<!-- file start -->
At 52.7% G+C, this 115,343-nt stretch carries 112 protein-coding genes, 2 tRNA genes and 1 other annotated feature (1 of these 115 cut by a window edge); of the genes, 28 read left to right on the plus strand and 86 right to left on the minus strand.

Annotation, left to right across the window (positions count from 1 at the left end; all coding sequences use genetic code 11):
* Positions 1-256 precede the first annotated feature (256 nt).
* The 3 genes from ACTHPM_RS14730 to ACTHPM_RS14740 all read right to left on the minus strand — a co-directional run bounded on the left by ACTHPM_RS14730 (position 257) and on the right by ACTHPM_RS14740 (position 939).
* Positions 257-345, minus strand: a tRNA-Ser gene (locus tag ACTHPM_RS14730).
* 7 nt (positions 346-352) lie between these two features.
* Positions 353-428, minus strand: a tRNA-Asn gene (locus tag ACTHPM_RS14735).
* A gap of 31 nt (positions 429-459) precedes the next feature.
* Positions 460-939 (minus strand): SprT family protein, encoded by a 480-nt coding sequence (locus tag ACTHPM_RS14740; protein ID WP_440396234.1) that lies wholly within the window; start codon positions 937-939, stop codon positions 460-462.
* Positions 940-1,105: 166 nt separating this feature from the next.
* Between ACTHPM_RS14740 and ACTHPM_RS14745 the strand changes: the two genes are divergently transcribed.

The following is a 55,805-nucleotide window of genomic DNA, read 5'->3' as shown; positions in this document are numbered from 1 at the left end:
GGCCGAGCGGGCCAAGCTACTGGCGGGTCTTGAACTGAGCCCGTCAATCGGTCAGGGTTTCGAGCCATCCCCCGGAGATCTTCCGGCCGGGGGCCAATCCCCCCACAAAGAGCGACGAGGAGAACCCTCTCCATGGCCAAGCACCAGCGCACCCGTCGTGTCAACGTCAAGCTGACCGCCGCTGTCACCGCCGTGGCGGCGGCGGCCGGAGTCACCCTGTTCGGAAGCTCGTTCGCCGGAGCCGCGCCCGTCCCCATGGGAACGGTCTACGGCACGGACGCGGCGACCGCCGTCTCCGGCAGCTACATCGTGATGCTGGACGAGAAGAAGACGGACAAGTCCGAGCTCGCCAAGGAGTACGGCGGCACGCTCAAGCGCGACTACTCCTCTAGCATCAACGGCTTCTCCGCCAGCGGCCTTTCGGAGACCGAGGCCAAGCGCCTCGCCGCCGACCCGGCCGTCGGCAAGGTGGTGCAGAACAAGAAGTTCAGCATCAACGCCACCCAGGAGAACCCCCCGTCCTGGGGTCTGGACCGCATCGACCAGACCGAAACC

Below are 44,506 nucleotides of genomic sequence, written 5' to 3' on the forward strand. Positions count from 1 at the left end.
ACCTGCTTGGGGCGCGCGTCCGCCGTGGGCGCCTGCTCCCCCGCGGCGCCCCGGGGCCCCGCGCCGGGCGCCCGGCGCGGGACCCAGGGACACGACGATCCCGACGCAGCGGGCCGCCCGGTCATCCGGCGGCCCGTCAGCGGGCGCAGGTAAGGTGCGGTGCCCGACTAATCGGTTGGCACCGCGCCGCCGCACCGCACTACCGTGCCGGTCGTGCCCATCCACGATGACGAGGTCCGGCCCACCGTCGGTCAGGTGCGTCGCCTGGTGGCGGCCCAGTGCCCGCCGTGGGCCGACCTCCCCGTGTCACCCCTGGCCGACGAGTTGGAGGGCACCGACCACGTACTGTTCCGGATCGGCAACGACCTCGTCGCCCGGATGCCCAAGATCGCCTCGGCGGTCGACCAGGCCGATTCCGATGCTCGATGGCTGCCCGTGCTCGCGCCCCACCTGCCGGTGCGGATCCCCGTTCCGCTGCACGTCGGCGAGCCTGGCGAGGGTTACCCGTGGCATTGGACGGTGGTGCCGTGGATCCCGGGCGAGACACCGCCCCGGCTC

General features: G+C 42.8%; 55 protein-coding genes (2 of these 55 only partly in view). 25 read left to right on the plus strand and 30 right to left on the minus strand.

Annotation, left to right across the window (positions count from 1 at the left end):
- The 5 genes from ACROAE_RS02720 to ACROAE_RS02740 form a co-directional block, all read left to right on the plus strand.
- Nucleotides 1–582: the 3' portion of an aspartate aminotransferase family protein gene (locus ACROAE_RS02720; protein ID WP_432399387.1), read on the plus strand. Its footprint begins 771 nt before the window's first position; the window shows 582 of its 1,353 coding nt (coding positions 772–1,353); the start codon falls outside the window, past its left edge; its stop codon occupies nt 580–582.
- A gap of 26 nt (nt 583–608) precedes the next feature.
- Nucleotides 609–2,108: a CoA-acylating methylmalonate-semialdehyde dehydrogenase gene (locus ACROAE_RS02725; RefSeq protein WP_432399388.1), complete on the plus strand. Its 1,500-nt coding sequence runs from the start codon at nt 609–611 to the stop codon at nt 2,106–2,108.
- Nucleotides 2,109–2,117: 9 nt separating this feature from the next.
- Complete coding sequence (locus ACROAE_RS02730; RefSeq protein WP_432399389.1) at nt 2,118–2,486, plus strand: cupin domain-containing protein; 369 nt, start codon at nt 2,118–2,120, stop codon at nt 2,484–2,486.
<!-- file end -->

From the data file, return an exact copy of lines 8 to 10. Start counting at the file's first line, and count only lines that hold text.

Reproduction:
* A gap of 31 nt (positions 429-459) precedes the next feature.
* Positions 460-939 (minus strand): SprT family protein, encoded by a 480-nt coding sequence (locus tag ACTHPM_RS14740; protein ID WP_440396234.1) that lies wholly within the window; start codon positions 937-939, stop codon positions 460-462.
* Positions 940-1,105: 166 nt separating this feature from the next.